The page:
Modern science is fast-moving, and no laboratory can exist for long with a program based on old facilities. Innovation and renewal are required to keep a laboratory on the frontiers of science.
In 1948 I entered the Massachusetts Institute of Technology, undecided between studies of chemistry and physics, but my first year convinced me that physics was more interesting to me.
Since stepping down as laboratory director in 1999, I have devoted an increasing fraction of my time to international issues. I am involved with energy, environment, and sustainability issues, particularly as they involve new energy sources free of greenhouse gases.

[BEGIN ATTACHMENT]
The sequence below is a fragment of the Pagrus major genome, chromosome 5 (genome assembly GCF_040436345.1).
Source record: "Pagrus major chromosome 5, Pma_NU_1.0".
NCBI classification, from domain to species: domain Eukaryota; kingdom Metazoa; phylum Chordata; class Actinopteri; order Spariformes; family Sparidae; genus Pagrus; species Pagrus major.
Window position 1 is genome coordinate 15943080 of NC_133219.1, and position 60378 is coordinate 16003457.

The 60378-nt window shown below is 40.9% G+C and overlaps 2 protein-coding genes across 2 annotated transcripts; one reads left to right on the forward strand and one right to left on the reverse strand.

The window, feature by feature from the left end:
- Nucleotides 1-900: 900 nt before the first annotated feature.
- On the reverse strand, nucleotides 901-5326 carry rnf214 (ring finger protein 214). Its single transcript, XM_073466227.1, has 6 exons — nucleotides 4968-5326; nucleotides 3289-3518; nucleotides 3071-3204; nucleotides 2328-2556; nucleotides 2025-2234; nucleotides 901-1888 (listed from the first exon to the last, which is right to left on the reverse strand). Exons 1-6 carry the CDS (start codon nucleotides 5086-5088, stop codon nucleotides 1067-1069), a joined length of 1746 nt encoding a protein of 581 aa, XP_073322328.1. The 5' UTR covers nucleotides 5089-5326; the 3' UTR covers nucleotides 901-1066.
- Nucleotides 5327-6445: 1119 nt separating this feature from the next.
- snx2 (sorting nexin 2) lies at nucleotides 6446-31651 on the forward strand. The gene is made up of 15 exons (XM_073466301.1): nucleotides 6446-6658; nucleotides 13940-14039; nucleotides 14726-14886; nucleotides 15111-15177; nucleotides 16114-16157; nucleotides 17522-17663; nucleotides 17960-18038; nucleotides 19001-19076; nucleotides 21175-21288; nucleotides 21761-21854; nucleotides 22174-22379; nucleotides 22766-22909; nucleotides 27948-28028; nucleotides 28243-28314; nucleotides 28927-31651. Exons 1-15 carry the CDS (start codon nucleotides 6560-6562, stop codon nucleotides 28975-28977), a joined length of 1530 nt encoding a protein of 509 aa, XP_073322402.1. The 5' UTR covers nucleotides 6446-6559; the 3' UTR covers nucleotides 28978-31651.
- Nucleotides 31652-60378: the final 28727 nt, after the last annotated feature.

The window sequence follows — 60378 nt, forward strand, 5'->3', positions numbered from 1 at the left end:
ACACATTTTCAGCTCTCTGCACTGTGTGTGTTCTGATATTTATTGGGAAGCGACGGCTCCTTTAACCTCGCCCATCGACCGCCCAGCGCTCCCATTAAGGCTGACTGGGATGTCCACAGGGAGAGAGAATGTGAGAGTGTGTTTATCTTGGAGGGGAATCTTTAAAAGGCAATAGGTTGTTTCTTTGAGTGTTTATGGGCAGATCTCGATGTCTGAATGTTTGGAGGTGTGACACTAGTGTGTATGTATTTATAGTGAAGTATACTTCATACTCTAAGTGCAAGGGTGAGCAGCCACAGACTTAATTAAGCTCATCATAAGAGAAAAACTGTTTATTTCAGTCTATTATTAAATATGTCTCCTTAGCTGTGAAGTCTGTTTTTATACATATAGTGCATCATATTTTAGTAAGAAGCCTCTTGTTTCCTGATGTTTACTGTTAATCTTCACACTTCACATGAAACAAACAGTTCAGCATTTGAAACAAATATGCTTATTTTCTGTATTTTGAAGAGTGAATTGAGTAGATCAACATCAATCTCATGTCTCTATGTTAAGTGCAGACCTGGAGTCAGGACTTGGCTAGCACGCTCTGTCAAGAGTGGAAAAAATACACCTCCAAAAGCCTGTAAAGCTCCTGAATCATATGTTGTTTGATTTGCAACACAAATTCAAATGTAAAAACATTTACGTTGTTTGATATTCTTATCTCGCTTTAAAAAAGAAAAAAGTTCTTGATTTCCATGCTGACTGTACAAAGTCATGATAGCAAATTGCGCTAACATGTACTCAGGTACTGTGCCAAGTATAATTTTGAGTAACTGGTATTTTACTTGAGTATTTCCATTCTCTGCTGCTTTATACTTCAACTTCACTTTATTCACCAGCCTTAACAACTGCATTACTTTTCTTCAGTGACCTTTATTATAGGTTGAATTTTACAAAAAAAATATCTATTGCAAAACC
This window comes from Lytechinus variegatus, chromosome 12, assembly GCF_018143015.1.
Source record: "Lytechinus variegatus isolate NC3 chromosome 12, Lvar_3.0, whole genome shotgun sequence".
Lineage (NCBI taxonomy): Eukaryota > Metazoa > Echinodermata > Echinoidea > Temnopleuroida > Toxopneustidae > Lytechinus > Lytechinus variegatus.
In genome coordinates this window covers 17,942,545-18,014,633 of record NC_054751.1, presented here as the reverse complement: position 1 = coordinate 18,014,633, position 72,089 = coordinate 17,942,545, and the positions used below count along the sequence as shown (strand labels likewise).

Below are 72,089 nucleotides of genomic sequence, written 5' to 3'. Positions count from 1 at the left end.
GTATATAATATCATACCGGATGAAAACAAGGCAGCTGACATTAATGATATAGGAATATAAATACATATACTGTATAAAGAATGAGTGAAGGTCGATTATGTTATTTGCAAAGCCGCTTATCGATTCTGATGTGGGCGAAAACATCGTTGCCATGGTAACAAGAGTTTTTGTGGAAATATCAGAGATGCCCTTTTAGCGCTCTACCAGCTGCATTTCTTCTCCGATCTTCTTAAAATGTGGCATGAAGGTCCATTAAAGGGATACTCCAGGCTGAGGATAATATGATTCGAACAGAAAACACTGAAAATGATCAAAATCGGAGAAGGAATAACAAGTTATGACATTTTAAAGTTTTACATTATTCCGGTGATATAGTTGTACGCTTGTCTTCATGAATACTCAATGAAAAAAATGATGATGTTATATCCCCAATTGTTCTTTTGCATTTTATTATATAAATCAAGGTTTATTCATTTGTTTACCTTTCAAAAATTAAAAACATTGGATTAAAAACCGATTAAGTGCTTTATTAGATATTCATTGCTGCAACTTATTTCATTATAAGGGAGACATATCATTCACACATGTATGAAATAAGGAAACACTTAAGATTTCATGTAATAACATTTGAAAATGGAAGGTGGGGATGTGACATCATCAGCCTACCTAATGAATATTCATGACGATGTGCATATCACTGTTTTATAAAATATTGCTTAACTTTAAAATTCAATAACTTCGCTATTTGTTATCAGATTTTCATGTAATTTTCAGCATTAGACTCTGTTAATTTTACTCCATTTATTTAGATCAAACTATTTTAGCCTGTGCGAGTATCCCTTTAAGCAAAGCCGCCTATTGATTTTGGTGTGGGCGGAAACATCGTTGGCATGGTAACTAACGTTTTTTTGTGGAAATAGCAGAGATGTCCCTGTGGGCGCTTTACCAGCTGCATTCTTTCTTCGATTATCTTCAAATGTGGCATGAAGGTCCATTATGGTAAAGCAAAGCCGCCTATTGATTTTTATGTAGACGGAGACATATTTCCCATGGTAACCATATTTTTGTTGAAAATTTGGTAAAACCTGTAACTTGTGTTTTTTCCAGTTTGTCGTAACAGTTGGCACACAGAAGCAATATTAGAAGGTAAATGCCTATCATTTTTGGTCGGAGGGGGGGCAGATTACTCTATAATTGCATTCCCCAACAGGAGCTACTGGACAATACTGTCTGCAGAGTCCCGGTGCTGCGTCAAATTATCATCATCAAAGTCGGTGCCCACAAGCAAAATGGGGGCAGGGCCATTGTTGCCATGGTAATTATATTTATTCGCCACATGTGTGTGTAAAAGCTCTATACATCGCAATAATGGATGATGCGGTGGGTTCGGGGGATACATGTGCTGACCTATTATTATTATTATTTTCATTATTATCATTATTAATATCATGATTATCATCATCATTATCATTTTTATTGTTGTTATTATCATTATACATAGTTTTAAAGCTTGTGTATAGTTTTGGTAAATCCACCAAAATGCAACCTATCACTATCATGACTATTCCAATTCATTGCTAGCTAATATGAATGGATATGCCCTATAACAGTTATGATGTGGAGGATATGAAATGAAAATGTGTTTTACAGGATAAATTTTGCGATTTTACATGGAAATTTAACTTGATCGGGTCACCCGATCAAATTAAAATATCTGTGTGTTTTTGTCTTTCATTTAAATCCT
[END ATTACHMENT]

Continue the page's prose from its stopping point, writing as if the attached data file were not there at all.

While a lab Director can get done the things that he regards as important, he has the more important job of bringing out the best ideas of the broader scientific community.
I was born on 22 March 1931 in New York, the elder child of Abraham and Fanny Richter.